The Gay Middle East website (GME) has published a reportsummarising the situation for gay people in Syria –a country which is rarely discussed in this connection.
Although "carnal relations against the order of nature" are still punishable by up to three years in jail, GME detects some improvement in the authorities' attitude over the last two years:
During this period, gay and lesbians were occasionally harassed or even imprisoned (one notable exception was the case of an asylum seeker to the UK), but the majority, if they behaved very cautiously and did not come out or demanded rights were left alone with minor harassment.
However, it suggests that an AFP report last year, headed “Syrian gays edge gingerly out of the closet” was "a bit exaggerated".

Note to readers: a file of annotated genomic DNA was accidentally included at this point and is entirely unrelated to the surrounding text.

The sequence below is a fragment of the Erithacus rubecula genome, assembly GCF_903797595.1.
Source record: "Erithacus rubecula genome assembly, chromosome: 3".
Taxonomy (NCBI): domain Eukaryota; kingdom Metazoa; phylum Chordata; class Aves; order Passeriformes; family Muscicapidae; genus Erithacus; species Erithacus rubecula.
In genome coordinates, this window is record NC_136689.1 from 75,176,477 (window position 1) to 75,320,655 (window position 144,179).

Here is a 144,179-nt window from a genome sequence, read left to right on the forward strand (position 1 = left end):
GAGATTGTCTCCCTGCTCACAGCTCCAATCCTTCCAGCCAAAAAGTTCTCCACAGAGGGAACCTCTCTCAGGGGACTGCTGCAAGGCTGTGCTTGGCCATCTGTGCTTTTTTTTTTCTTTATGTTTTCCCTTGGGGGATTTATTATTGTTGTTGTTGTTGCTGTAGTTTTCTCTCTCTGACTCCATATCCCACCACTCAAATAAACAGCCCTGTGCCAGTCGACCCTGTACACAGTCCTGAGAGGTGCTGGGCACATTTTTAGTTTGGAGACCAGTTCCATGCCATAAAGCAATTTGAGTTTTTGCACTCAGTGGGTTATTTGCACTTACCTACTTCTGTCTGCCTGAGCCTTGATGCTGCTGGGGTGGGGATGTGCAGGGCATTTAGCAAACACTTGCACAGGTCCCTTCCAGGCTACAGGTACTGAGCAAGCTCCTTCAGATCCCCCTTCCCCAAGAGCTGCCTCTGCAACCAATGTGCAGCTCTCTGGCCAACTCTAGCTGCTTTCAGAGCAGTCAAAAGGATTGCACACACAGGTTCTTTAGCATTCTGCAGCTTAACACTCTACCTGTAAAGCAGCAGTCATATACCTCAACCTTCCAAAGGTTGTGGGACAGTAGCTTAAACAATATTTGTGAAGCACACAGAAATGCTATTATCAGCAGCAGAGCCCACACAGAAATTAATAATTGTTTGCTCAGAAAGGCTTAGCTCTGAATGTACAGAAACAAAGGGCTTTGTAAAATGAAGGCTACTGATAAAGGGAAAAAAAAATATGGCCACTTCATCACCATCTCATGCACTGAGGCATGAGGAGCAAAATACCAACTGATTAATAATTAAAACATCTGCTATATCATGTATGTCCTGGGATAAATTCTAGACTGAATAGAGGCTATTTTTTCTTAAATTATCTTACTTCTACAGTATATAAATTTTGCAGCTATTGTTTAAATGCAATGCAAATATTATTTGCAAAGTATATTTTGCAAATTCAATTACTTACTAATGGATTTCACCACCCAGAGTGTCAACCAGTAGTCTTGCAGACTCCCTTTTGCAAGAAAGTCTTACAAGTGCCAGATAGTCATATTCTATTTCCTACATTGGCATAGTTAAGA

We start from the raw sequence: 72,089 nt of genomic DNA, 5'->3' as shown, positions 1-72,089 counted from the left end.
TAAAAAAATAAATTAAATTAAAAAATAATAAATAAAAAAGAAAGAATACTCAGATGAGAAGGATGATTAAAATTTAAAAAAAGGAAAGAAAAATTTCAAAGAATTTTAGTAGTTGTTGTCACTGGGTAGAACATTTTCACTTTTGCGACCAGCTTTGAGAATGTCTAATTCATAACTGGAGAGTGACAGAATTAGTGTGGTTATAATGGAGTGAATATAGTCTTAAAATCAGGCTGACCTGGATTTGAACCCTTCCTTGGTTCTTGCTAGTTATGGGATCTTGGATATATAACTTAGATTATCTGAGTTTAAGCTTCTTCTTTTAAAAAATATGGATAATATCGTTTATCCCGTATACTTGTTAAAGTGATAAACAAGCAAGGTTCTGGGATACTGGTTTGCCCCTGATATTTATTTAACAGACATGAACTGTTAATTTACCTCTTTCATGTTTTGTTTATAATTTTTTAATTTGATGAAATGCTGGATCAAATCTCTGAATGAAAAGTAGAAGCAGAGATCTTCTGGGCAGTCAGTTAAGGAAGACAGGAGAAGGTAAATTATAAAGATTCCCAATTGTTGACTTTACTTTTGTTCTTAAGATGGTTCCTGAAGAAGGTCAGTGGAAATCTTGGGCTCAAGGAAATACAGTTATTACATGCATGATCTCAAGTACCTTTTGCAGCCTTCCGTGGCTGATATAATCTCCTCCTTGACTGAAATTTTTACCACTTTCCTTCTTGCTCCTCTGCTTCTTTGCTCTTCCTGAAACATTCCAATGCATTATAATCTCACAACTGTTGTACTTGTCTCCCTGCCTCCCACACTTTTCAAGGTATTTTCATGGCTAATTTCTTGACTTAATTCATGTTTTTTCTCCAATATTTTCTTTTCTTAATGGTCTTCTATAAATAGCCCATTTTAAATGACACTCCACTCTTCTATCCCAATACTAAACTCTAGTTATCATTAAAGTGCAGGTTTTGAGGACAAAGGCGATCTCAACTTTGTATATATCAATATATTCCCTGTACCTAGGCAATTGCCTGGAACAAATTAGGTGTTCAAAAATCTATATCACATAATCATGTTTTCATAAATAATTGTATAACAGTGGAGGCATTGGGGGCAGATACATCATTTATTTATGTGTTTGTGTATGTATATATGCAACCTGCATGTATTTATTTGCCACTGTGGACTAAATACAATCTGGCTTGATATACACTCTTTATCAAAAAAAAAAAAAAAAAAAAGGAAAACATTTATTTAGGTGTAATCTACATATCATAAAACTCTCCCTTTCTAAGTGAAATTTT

The increase of accessibility to the internet for Syrians, albeit under very strict control, has enabled many gays and lesbians for the first time to communicate, network and develop a nascent self-consciousness. The Syrian authorities seem to have been quick to catch up with this trend.
Members of the LGBT Syrian communities now exercise extreme caution when contacting each other or exposing their identity on the web. This is because the Syrian Secret police has now increased their presence on the web and try to intercept gays and lesbians by chatting to them as potential dates or mates.
Syria has also moved to block various LGBT related sites and search terms. In the last months GME has received increasing complaints ... on police raids. In recent raids over private parties 25 gay men were arrested ... They are now at least several weeks held under arrest without bail and face a very uncertain future.
Posted by Brian Whitaker, 24 June 2010.